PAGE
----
In a decision that was all but inevitable after news of Jaime Garcia’s renewed shoulder issues, Cardinals manager Mike Matheny told Derrick Goold of the St. Louis Post-Dispatch this afternoon that right-hander Carlos Martinez has won the fifth spot in the starting rotation.
Things likely would have turned out differently if Garcia was healthy, but Martinez earned the opportunity after posting a 3.94 ERA and 16/5 K/BB ratio across 16 innings during Grapefruit League action. The 23-year-old owns a mediocre 4.28 ERA through his first 117 2/3 innings in the big leagues and has had some issues putting away left-handed batters, but it’s hard to bet against his raw stuff.
Matheny ultimately chose Martinez over prospect left-hander Marco Gonzales, who will now head back to Triple-A. The 2013 first-round pick struggled with his control in his first taste of the majors last season, but it was a small sample and he owns a 2.48 ERA in the minors. He should get another shot soon.
Five years ago, Octavio Dotel retired following a 15-year career in which he pitched for a then-record 13 different teams. I’m not exactly sure what he’s been up to since then, but I know that today he got arrested, as did former Marlins, Twins and Mets second baseman Luis Castillo.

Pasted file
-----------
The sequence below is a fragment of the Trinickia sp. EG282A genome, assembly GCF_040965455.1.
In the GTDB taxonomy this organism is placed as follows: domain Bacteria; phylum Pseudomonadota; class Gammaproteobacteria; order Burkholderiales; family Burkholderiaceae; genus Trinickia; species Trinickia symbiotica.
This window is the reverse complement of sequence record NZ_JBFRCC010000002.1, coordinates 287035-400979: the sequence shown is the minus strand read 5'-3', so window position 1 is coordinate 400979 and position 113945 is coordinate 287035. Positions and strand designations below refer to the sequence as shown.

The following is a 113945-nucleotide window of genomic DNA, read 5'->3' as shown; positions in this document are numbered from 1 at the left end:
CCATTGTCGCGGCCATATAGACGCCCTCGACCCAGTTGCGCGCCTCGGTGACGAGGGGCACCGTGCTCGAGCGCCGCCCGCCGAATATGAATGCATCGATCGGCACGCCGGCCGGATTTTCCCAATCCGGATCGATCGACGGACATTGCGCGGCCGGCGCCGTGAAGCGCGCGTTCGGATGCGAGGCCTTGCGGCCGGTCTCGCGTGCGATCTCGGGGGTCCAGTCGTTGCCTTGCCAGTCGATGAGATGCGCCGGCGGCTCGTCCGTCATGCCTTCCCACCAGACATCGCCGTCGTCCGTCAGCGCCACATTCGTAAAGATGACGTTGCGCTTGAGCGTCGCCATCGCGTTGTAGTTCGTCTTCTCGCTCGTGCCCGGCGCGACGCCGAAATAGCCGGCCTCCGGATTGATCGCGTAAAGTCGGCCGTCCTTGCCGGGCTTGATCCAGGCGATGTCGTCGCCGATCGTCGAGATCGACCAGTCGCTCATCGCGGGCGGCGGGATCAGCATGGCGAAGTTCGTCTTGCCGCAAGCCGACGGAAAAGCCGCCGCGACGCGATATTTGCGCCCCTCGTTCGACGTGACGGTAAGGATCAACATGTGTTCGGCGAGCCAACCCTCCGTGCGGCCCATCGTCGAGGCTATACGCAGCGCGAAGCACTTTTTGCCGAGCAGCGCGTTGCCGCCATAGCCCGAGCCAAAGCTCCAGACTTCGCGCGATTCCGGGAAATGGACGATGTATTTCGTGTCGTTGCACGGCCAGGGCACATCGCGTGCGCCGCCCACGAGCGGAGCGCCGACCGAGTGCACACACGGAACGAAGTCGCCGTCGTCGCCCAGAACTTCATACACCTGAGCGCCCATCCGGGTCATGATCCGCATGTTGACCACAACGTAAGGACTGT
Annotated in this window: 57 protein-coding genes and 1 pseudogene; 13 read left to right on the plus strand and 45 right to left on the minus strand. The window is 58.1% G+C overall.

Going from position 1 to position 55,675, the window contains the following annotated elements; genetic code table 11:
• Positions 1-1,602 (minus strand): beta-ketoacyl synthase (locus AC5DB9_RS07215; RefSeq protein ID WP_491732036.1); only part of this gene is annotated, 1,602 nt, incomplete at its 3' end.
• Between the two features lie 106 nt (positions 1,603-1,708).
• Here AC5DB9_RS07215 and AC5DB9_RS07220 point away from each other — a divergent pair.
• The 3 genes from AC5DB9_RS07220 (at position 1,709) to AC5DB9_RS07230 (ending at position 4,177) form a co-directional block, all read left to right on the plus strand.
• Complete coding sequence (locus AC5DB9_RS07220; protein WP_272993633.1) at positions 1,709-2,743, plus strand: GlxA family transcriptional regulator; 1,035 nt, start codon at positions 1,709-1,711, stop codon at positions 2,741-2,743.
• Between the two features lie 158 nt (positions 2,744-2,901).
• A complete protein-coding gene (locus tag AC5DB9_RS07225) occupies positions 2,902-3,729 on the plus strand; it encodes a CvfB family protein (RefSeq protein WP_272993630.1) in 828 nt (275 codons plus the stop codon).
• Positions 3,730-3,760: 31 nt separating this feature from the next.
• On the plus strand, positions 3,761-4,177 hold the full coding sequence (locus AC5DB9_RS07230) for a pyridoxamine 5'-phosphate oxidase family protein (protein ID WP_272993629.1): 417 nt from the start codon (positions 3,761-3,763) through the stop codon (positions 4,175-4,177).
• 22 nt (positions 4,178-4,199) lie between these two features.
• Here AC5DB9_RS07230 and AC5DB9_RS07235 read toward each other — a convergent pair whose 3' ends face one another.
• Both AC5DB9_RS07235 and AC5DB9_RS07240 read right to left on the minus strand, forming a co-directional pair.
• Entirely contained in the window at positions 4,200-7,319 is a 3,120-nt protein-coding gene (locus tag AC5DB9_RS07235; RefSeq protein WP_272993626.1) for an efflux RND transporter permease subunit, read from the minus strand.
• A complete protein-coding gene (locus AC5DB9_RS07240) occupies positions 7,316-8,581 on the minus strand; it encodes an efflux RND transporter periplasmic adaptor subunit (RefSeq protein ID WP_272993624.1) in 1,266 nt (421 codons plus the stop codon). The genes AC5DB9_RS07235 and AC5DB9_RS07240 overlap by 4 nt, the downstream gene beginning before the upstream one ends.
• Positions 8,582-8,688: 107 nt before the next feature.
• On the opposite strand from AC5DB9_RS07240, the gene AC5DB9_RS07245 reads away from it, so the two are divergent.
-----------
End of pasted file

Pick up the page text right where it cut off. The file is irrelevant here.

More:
That’s the report from Héctor Gómez, and from the Dominican Today, each of whom report that the two ex-big leaguers were arrested today in connection with a longstanding money laundering and/or drug investigation focused on one César Peralta. also known as “César the Abuser.” So he sounds fun. Gómez characterizes it as a money laundering thing. Reporter Dionisio Soldevila characterizes it as “drug trafficking charges.” Such charges often go hand-in-hand, of course. I’m sure more details will be come out eventually. For now we have the report of their arrests. According to the Dominican Today, four cars belonging to Dotel were confiscated as well.
Dotel didn’t debut until he was 25, and for his first couple of years with the Mets and Astros he struggled to establish himself as a starter. He was switched full-time to the Houston bullpen at 27, however, and went on to make 724 relief appearances with a 3.32 ERA and a .207 opponents’ batting average while racking up 955 strikeouts in 760 innings. At the time of his retirement his career strikeout rate — 10.8 per nine innings — was the best in the history of baseball for right-handed pitchers with at least 900 innings, edging out Kerry Wood and Pedro Martinez.
Castillo also played 15 seasons, with a career line of .290/.368/.351. He was a three-time All Star and won three Gold Glove awards.